As a side note, I believe that many Christians (and perhaps other religions, also) take things way too seriously. I wouldn't force people to believe what I believe, because I've had peo
  • Science fiction has a tradition of writing about religious themes [butler.edu]. Since SF is a frequent subject in narrative games, it would be a good starting point for asking (and even answering) religious questions [wikipedia.org].
  • profit for sure (Score:1, Insightful)

    by czarangelus (805501)
    "Nobody ever went broke underestimating the intelligence of the American public."
  • I think a Bible RTS would be pretty cool. Controling the Exodus from Egypt in an RTS fashion would be fun.
  • Nethack (Score:3, Funny)

    by atomic-penguin (100835) <wolfe21NO@SPAMmarshall.edu> on Thursday July 07, 2005 @04:52PM (#13007644) Homepage Journal
    Religion is a theme in NetHack. Haven't you ever #pray'ed to the RNG?
    • Roguelikes often have a fleshed-out diety system.

      Nethack's is rather primitive (the gods are more or less identical in their actions).

      The roguelike "Dungeon Crawl" has a well-fleshed out deity system. For example, Xom, the god of chaos, doesn't care what the character does -- he just randomly awards/punishes [google.com]. Trog, the god of berzerkers, hates it when you use magic. Sif Muna rewards magic casters.

      Crawl is a fun (although extremely difficult) little game.

  • Someone once said that linux/unix is the ultimate text-based adventure. I suppose Zen would be its religion.

    I guess the game could be called: "KISS, the Zen"

    I would also say that playing this game will actually increase you intelligence, attention to detail, and ability to earn a respectable income.

    Finally, playing "KISS, the Zen" would be frowned upon by parents (from the name alone), making it highly popular among smart rebellious kids.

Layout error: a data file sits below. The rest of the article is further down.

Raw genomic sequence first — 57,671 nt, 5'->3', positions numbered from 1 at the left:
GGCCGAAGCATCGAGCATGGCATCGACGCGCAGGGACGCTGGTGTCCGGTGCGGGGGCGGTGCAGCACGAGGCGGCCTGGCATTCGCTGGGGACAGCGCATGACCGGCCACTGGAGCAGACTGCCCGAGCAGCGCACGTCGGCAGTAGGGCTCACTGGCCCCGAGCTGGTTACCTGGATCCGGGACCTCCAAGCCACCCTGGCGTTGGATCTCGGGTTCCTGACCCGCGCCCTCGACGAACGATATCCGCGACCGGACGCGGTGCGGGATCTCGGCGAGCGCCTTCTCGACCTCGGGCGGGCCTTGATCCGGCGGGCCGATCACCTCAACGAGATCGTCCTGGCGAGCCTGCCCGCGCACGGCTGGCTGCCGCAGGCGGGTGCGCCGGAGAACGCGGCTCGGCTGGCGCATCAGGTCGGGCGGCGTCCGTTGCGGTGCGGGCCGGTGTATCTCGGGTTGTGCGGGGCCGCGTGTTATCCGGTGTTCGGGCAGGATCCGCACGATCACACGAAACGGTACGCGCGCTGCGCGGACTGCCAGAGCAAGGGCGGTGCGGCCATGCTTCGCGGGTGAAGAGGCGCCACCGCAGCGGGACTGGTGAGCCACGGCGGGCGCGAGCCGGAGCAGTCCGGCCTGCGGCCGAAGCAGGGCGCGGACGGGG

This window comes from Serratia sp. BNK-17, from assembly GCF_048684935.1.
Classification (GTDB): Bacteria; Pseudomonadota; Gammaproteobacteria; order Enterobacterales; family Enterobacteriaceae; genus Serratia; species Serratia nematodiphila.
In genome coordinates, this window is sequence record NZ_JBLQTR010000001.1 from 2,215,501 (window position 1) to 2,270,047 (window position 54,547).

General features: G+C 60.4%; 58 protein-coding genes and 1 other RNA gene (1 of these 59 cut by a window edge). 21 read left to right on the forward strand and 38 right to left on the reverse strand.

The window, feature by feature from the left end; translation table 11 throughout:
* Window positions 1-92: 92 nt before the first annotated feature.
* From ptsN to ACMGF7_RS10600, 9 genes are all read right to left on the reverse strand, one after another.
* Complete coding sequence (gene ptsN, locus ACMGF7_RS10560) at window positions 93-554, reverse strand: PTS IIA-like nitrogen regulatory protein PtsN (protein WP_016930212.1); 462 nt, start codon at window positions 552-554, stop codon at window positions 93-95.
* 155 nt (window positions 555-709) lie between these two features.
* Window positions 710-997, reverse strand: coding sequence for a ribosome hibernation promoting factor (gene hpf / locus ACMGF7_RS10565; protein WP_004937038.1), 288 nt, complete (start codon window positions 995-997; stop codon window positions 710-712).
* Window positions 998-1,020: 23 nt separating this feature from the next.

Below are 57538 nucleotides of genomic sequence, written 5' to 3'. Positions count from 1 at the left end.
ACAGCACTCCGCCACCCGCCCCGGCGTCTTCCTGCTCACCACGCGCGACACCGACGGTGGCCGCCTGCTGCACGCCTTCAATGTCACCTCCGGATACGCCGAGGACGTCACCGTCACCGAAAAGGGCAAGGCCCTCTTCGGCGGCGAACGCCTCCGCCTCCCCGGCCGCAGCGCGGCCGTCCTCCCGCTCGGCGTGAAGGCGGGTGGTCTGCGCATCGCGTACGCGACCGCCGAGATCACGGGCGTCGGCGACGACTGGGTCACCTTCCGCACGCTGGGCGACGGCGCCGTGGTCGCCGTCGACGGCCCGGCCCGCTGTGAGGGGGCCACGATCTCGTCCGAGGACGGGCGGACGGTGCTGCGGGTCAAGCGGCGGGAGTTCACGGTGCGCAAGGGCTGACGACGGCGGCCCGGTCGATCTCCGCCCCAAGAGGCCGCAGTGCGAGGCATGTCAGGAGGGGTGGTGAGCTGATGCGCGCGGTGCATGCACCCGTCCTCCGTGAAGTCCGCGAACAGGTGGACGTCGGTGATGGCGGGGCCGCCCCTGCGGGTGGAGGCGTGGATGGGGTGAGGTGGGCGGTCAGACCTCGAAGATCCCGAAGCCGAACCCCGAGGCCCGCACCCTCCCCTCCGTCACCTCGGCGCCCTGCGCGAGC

# /me rolls 4d3.
  • I think what this article really means to say is that there aren't many games based on positive, pro-religious propaganda.
    Xenogears and Final Fantasy Tactics were two that had heavy religious overtones, and were done very well. There are a handful of games that use religion to enhance the story, so I don't think this articles talk of the "potential" between games and religion is very accurate.
  • asked them what sort of game they would make if they were creating one with a religious theme
    They already wrote that sort of game...

    TETRIS

    Ask anyone who's hooked how religiously they play the darned thing.
  • Homeworld (Score:4, Insightful)

    by Unordained (262962) <unordained_slash ... @pseudotheos.com> on Thursday July 07, 2005 @05:05PM (#13007794) Homepage
    The religion gets stripped out, but if you look at the Homeworld RTS games, they're pulling pretty strongly from middle-eastern religious themes (and music) -- the jewish diaspora, the hebrew/arab relationship, the trinity (christianity thrown in?), the struggle to find a home ... but it's not really approached from a religious perspective. It's much more "the story of the jews, but without god, and in space".

    Besides -- you don't 'game' religion. Nothing about religion is predictable from a scientific point of view. If it were, people would be using prayer tactically to their advantage. Coding a game in which no results are ever guaranteed, nor even terribly predictable (don't even want to introduce the concept of probability that your prayer will be answered vs. the cost of praying) ... there's just nothing left. Random background noise, probability-wise? You can't "play" that -- there's no technique, no challenge. If anything, the game would teach you that you can do just fine without religion helping you. Oops.

    So it winds up always being story-oriented. And you're not very free to change the story. So you wind up with games like "go find the animals for Noah's ark" ... which really isn't about religion, it's more like slapping a theme pack on top of a game like Tetris -- the artwork can be religious, but the game isn't.